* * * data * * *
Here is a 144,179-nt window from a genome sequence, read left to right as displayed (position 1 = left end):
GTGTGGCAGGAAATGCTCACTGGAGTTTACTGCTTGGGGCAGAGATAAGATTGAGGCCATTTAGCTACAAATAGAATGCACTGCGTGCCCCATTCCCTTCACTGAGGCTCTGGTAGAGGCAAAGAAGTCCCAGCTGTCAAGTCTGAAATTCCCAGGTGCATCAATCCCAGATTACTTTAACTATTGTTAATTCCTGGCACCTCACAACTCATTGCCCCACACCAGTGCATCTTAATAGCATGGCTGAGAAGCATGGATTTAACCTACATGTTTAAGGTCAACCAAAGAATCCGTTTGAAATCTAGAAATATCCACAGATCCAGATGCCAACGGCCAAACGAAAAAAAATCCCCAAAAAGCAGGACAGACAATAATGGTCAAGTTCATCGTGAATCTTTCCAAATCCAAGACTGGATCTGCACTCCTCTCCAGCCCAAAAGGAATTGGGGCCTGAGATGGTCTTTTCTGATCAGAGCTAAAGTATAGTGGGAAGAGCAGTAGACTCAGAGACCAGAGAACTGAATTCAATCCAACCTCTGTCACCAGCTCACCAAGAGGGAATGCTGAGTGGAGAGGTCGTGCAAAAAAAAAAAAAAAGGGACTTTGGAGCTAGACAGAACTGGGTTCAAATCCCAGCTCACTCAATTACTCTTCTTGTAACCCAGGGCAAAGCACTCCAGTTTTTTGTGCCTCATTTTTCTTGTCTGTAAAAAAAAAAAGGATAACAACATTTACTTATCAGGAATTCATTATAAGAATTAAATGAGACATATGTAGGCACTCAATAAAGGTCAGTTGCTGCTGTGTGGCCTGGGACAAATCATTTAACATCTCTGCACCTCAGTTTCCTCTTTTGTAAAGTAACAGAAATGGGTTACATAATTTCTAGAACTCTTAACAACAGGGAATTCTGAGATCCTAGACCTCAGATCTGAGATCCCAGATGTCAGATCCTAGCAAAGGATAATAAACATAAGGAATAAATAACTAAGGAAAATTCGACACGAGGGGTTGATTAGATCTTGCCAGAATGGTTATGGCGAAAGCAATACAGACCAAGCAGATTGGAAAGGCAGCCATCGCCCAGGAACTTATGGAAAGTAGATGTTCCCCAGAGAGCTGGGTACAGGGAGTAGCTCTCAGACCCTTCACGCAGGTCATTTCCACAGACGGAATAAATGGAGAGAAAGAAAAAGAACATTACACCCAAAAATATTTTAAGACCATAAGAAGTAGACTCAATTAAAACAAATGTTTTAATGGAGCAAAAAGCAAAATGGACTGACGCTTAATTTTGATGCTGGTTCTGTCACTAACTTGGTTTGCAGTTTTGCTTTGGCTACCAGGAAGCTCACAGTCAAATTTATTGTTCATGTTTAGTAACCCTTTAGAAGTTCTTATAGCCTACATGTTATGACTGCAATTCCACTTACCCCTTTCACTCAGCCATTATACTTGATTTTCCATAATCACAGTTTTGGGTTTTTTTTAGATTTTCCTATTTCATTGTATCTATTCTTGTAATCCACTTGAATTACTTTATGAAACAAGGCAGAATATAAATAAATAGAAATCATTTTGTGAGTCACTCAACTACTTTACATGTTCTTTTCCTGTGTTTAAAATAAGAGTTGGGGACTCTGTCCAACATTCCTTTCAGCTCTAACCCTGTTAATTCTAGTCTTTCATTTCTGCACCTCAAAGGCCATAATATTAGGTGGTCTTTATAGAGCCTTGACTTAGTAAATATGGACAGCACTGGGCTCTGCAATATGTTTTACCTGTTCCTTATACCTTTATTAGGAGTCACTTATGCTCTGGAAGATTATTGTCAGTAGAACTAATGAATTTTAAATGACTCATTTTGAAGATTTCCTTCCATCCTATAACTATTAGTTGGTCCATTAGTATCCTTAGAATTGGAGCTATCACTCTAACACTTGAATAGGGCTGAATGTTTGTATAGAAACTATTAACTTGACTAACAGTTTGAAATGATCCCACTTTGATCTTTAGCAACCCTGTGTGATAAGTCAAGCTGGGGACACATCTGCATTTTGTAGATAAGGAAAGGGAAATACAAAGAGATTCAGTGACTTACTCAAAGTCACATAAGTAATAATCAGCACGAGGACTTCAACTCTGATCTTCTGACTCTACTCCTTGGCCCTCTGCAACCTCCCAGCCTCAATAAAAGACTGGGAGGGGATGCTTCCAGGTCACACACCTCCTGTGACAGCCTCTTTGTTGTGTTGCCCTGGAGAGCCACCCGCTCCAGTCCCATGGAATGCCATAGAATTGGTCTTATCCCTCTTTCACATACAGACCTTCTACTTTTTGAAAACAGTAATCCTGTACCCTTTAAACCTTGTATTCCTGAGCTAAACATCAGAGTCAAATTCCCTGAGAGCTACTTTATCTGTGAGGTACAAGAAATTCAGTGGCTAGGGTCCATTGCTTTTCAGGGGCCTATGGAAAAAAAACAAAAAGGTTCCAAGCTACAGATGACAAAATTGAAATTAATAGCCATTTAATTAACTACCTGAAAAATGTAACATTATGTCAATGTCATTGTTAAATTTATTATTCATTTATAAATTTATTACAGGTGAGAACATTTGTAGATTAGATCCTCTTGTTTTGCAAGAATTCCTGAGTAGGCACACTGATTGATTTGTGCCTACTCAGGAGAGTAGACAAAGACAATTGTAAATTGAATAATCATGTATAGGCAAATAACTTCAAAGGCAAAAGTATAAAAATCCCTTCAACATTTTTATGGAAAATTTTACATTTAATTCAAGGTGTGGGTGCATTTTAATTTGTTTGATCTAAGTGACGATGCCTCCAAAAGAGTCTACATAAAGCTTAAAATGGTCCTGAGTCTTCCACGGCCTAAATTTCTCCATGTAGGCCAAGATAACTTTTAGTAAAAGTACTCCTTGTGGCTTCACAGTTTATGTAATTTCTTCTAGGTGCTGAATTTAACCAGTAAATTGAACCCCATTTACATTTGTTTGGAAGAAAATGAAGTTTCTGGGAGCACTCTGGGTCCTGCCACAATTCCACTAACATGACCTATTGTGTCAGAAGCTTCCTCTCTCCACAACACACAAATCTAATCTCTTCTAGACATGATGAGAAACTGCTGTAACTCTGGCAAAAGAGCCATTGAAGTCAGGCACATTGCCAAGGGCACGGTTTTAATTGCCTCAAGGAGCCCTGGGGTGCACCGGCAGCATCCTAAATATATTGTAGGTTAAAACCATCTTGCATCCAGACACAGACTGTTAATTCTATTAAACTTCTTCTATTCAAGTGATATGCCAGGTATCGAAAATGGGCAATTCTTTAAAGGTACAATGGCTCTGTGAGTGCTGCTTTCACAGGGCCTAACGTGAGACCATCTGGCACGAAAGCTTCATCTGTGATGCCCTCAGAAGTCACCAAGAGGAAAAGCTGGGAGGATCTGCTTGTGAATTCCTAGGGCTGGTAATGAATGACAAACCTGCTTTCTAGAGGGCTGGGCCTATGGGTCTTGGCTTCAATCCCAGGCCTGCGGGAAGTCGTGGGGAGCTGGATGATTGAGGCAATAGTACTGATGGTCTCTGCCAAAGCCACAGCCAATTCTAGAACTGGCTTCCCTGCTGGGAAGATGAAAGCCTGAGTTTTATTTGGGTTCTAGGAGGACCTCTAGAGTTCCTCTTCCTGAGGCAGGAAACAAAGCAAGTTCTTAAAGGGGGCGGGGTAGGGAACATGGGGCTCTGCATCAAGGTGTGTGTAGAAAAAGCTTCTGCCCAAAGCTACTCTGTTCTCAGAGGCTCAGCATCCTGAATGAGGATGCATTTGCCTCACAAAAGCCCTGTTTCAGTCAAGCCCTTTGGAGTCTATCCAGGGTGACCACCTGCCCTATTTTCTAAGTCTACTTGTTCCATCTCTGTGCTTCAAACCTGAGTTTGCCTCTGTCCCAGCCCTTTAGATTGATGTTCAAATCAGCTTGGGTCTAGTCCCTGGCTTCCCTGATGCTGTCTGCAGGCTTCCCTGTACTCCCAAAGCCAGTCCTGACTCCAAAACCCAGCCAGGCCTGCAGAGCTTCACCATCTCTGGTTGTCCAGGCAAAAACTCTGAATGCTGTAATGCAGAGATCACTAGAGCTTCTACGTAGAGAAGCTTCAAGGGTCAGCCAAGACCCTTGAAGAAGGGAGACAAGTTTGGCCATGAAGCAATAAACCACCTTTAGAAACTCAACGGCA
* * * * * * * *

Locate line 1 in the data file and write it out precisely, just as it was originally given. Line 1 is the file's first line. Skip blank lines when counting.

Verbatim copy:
Here is a 144,179-nt window from a genome sequence, read left to right as displayed (position 1 = left end):